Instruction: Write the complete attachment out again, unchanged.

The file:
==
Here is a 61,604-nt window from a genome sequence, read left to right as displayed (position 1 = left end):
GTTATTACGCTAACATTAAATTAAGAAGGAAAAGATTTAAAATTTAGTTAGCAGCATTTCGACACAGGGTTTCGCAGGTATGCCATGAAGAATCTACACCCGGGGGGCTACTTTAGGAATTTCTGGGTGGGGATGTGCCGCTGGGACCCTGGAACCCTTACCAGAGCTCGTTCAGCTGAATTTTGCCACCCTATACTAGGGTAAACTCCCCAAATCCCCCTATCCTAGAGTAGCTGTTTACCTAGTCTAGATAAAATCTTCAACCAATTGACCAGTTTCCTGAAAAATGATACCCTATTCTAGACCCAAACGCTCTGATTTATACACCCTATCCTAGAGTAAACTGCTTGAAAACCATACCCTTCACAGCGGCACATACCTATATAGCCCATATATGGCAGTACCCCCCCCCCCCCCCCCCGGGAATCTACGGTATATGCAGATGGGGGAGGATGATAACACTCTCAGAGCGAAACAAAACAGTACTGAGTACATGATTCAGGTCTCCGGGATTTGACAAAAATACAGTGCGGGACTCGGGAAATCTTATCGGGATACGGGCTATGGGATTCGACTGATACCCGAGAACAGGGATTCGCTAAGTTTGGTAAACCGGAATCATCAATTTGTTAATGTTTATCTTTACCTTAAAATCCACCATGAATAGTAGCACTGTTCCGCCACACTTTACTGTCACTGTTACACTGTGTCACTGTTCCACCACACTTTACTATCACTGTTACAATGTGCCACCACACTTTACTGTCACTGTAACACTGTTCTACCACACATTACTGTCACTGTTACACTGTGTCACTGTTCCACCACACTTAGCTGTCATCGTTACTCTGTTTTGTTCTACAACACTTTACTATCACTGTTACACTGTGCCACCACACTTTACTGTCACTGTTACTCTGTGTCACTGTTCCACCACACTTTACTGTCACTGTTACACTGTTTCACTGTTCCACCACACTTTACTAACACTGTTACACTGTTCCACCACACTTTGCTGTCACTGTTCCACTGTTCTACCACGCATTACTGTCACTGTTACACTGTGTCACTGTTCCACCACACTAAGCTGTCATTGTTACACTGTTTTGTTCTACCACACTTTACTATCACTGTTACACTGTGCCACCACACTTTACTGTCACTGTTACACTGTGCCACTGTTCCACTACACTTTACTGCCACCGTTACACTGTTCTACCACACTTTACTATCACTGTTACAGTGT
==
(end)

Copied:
Here is a 61,604-nt window from a genome sequence, read left to right as displayed (position 1 = left end):
GTTATTACGCTAACATTAAATTAAGAAGGAAAAGATTTAAAATTTAGTTAGCAGCATTTCGACACAGGGTTTCGCAGGTATGCCATGAAGAATCTACACCCGGGGGGCTACTTTAGGAATTTCTGGGTGGGGATGTGCCGCTGGGACCCTGGAACCCTTACCAGAGCTCGTTCAGCTGAATTTTGCCACCCTATACTAGGGTAAACTCCCCAAATCCCCCTATCCTAGAGTAGCTGTTTACCTAGTCTAGATAAAATCTTCAACCAATTGACCAGTTTCCTGAAAAATGATACCCTATTCTAGACCCAAACGCTCTGATTTATACACCCTATCCTAGAGTAAACTGCTTGAAAACCATACCCTTCACAGCGGCACATACCTATATAGCCCATATATGGCAGTACCCCCCCCCCCCCCCCCCGGGAATCTACGGTATATGCAGATGGGGGAGGATGATAACACTCTCAGAGCGAAACAAAACAGTACTGAGTACATGATTCAGGTCTCCGGGATTTGACAAAAATACAGTGCGGGACTCGGGAAATCTTATCGGGATACGGGCTATGGGATTCGACTGATACCCGAGAACAGGGATTCGCTAAGTTTGGTAAACCGGAATCATCAATTTGTTAATGTTTATCTTTACCTTAAAATCCACCATGAATAGTAGCACTGTTCCGCCACACTTTACTGTCACTGTTACACTGTGTCACTGTTCCACCACACTTTACTATCACTGTTACAATGTGCCACCACACTTTACTGTCACTGTAACACTGTTCTACCACACATTACTGTCACTGTTACACTGTGTCACTGTTCCACCACACTTAGCTGTCATCGTTACTCTGTTTTGTTCTACAACACTTTACTATCACTGTTACACTGTGCCACCACACTTTACTGTCACTGTTACTCTGTGTCACTGTTCCACCACACTTTACTGTCACTGTTACACTGTTTCACTGTTCCACCACACTTTACTAACACTGTTACACTGTTCCACCACACTTTGCTGTCACTGTTCCACTGTTCTACCACGCATTACTGTCACTGTTACACTGTGTCACTGTTCCACCACACTAAGCTGTCATTGTTACACTGTTTTGTTCTACCACACTTTACTATCACTGTTACACTGTGCCACCACACTTTACTGTCACTGTTACACTGTGCCACTGTTCCACTACACTTTACTGCCACCGTTACACTGTTCTACCACACTTTACTATCACTGTTACAGTGT